The Evolution of Football Boots
January 03, 2018
It’s incredible to think that in the early days of football and prior to 1891, football boots did not exist. Instead, players wore work boots which made technical elements such as touch, control and turning almost impossible.
They also featured steel toe caps, which could cause untold damage to players on the wrong end of a poorly-timed tackle. In the 126 years since, we’ve seen the emergence and rapid evolution of the football boot.
We’ll explore this in the article below, while looking at some of the most iconic boots.
The early days – From work boots to football boots and beyond
It was in 1891 that the first football boots or shoes were designed, with these rudimentary pieces of footwear incorporating small bars and studs on the soles. These primitive boots remained in existence until the Second World War. The 1930s saw the emergence of iconic brands such as Gola and some minor modifications in terms of diversity and comfort.
When the war ended in 1945, players and developers developed a far greater interest in sport. This triggered a rapid evolution in the design of football boots, as footwear became far lighter and responsive to individual movements. Suddenly, protecting the player’s feet was no longer a key design objective, as developers were far more interested in creating superior agility, touch and performance. The new generation of boots also came up lower on the leg, in a bid to improve player movement and optimise speed.
Then Adidas entered the fray in the 1950s, as they launched their very own football boot with interchangeable, screw-in studs. These were typically rubber or plastic, and could be used to help players adapt their movements in various conditions. This was a ground-breaking innovation and one that ushered in the age of multipurpose football boots that could be used in any circumstances.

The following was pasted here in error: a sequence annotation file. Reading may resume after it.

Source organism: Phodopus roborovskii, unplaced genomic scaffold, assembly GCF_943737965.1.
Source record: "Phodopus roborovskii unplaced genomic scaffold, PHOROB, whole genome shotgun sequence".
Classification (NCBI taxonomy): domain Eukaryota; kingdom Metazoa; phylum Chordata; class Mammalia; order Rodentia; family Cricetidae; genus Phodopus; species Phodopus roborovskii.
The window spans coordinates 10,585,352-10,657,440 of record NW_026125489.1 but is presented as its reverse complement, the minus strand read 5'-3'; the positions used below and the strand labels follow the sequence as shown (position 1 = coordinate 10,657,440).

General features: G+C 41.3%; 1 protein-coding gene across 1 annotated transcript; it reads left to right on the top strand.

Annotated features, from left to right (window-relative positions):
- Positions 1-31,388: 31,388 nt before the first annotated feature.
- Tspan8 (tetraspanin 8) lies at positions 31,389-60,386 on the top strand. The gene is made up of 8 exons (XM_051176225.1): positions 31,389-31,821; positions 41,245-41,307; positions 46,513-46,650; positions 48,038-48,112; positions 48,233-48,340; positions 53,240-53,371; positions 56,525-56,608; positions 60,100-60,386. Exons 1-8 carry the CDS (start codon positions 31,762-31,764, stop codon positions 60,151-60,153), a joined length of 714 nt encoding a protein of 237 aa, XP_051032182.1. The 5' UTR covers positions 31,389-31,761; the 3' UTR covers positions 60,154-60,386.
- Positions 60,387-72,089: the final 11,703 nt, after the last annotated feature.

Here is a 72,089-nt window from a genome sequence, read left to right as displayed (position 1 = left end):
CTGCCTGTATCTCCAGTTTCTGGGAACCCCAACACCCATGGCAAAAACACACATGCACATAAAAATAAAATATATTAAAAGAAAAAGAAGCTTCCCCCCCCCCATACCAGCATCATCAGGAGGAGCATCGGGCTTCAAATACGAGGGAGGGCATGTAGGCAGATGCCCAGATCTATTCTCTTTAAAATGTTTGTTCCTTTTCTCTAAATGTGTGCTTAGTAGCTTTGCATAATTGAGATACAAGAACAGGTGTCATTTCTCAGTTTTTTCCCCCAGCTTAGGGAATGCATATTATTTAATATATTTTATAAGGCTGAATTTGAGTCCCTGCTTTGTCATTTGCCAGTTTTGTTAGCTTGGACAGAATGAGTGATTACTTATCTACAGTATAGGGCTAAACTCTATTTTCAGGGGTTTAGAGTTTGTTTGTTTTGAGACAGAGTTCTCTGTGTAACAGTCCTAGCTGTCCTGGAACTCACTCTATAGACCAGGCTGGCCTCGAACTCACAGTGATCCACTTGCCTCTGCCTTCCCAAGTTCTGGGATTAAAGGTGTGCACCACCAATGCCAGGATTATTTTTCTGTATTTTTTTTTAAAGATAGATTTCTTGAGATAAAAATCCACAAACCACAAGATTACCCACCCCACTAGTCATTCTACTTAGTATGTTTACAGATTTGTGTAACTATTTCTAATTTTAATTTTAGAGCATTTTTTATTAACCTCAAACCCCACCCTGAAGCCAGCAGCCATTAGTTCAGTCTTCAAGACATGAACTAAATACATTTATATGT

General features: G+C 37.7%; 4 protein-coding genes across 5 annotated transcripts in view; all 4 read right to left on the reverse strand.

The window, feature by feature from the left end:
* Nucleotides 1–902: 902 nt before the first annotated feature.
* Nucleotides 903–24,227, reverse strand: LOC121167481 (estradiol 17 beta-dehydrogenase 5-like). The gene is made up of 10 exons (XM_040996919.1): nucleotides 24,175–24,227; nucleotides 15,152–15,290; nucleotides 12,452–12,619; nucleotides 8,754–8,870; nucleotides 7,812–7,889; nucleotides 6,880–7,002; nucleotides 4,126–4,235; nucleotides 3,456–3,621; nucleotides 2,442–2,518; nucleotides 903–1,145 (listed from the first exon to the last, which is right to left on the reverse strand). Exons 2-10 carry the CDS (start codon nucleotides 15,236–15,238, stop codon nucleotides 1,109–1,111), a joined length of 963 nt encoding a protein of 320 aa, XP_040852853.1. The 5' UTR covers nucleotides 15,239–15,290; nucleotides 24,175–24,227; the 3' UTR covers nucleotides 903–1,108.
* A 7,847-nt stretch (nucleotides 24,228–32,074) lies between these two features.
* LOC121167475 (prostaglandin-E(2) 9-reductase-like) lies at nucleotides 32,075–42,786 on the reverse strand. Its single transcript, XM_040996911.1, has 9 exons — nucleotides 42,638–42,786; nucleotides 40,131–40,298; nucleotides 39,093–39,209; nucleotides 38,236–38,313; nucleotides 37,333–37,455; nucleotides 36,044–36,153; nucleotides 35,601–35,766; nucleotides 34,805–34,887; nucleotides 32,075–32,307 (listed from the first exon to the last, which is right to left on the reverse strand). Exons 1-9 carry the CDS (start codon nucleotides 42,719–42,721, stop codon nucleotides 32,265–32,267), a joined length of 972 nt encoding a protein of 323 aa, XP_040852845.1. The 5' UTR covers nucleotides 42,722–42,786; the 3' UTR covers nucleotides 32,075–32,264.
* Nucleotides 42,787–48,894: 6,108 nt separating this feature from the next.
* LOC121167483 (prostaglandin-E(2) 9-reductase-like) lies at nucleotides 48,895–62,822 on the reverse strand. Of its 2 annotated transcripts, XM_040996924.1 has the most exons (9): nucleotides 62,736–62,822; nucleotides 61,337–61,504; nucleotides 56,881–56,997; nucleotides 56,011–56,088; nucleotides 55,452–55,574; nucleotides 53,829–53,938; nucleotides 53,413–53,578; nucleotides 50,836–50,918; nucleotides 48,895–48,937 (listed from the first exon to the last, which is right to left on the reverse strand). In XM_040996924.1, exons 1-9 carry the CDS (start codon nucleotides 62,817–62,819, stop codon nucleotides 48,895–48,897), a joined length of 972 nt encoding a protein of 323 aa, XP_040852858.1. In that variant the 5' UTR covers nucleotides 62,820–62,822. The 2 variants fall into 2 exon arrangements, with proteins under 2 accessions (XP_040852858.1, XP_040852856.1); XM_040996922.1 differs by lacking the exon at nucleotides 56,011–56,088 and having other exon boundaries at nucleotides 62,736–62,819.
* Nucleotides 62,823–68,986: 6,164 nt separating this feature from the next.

The modern age – The age of aerodynamic boots
These innovations created the trends that define modern-day boots, although further technological advances have made the footwear unrecognisable from its predecessors. This came to a head in 1994, when Adidas reaffirmed its reputation as a market leader by launching its iconic Predator boot. This came after other brands have experimented with various coloured boots, opening the boundaries of design and the helping developers to realise the importance of style.
The Predator range initially used rubber strips on the top of the boot, increasing the amount of power and spin that could be generated when striking a ball. This single-minded focus on performance appealed to amateurs and professionals alike and it’s fair to say that the range became an overnight, global sensation.
A decade later saw this idea evolved further with Nike’s similarly iconic Total 90 boots, which included a revolutionary and engineered ‘sweet spot’ on the instep of both shoes. This innovation lent itself to superior ball striking ability, while it also helped players to achieve better control and optimise their weight of pass. This is why the period of time around the turn of the century represented the golden period for boot design, even though we’re now in an age of smart tech and measuring performance metrics.
Interestingly, Everton striker Wayne Rooney paid homage to these boots recently, wearing an old pair of Total 90 boots (which have now been discontinued) in a recent Premier League game with Brighton. He scored too, which suggests that there may be some magic left in those older boots.
The future of football boots
Rooney’s gesture was unique, as most top players have boots specifically prescribed and made for them in the modern age. Make no mistake however, today’s boots have built heavily on the innovations from 20 years ago, particularly those implemented by Adidas and Nike.
The main difference today is the use of smart technology and sensors, which enables players to collate data from their boots and access key performance metrics. This represents the next step in football boot design, as wearable tech becomes increasingly sophisticated. We can expect wearable tech to soon emerge as a mainstream tool for players and managers alike.